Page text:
Cleveland’s Major League Baseball team has decided to change its nickname, moving away from the Indians moniker it has employed for more than 100 years and that is considered insensitive to indigenous peoples, according to David Waldstein and Michael S. Schmidt of the New York Times. CBS Sports HQ’s Jim Bowden has since confirmed Cleveland’s plans. An announcement from the team could come as soon as this week, per the Times.
It’s unclear how Cleveland will refer to itself during the upcoming season. One option is to keep the name for an additional year before then transitioning to a new identity; another is to go the route of the National Football League’s Washington franchise, which dropped its own offensive nickname in July. The club has since been known as the Washington Football Team. Cleveland would, presumably, be called the Cleveland Baseball Team until a new nickname could be settled upon.
Cleveland’s decision comes more than two years after it started to distance itself from the “Chief Wahoo” logo. Back in July, when the Washington Football Team announced its altered identity, Cleveland announced it would investigate the “best path forward” with regards to the team name. Subsequently, our Dayn Perry offered several replacement options, including the ever-popular “Spiders,” as well as the “Rockers,” the “Crows,” and “Dobys,” named after Hall of Famer Larry Doby, who was the American League’s first Black player.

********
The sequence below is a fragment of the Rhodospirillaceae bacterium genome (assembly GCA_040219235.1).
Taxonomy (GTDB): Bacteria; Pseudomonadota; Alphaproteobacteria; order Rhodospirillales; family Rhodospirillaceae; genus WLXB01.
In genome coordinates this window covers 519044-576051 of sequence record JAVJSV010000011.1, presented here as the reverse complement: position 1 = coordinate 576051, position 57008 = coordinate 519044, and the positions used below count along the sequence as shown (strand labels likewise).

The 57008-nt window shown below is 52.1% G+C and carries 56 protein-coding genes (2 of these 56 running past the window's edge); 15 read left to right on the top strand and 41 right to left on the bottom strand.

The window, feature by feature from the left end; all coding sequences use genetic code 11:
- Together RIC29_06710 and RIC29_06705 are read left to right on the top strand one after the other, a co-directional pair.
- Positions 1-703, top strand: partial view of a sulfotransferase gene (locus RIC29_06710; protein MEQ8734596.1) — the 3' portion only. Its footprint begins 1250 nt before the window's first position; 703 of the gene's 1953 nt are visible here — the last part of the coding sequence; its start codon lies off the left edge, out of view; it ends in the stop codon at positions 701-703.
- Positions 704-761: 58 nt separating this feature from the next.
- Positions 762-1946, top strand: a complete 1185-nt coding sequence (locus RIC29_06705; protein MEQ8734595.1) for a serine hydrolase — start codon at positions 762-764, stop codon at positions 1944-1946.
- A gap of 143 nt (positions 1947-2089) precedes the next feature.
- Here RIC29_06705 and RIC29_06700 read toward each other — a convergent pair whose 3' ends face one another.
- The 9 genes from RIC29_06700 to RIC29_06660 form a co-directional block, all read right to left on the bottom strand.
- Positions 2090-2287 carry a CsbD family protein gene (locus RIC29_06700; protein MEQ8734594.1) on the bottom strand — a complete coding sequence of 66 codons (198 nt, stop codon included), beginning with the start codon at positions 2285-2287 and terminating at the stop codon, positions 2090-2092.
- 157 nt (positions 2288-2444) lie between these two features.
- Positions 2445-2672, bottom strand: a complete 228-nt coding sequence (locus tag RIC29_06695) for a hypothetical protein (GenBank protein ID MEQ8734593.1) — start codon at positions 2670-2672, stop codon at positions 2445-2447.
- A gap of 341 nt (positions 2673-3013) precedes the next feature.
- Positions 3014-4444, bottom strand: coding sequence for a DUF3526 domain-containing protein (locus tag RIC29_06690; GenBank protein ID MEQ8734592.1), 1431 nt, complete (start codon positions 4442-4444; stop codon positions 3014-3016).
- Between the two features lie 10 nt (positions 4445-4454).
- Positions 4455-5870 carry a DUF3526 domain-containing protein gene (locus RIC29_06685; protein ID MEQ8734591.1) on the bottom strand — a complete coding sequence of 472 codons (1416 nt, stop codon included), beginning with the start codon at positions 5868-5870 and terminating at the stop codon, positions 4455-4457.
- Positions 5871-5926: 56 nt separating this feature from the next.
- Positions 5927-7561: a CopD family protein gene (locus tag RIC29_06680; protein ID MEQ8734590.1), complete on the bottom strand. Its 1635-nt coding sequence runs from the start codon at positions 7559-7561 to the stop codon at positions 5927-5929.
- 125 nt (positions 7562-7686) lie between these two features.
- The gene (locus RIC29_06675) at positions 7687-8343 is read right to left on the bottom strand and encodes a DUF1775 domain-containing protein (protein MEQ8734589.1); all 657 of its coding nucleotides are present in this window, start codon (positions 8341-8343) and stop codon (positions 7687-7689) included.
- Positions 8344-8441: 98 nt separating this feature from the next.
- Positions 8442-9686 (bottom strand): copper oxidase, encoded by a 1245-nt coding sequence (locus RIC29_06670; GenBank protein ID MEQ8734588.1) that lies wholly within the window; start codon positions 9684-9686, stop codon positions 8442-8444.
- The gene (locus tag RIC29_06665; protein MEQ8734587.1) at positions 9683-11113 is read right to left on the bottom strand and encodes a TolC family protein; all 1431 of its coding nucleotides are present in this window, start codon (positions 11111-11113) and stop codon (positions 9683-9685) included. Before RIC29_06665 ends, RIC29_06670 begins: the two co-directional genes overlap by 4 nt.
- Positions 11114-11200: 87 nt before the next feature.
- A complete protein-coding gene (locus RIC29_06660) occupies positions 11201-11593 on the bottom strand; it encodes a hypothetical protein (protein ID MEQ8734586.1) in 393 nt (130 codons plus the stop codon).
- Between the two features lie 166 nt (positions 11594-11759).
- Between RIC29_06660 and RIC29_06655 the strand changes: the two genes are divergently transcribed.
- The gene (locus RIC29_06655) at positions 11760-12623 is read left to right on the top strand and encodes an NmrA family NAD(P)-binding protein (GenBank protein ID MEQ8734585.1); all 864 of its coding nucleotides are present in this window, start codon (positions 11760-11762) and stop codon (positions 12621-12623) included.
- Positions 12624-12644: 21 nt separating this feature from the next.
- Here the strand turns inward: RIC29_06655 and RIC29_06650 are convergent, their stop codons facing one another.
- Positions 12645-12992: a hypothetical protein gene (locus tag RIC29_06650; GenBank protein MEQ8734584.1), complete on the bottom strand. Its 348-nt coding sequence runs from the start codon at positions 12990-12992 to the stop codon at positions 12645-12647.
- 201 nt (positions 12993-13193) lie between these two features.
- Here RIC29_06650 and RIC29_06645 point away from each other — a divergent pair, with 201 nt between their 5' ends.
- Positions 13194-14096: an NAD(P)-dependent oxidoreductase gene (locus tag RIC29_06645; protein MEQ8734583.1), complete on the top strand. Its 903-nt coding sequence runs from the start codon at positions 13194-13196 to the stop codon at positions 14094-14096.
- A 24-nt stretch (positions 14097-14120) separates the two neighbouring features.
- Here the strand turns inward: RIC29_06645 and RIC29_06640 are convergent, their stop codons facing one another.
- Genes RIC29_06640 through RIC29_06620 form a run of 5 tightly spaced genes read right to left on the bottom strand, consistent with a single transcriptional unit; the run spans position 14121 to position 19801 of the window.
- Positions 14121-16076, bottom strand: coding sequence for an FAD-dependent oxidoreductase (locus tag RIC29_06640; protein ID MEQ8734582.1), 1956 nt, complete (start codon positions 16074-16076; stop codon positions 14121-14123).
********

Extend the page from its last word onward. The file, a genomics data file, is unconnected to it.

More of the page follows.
Cleveland’s franchise has had three other identities during its existence: the Naps (after Nap Lajoie), the Bronchos, and the Blues. Of those, the Naps is the only name that lasted beyond a single season.
Though Cleveland seems to be progressing toward a name change, there’s no indication that the Atlanta Braves will follow suit. The Braves have faced increased scrutiny in recent years for their promotion of the “Tomahawk Chop” gesture. The Braves were said to be contemplating their support of their gesture over the summer.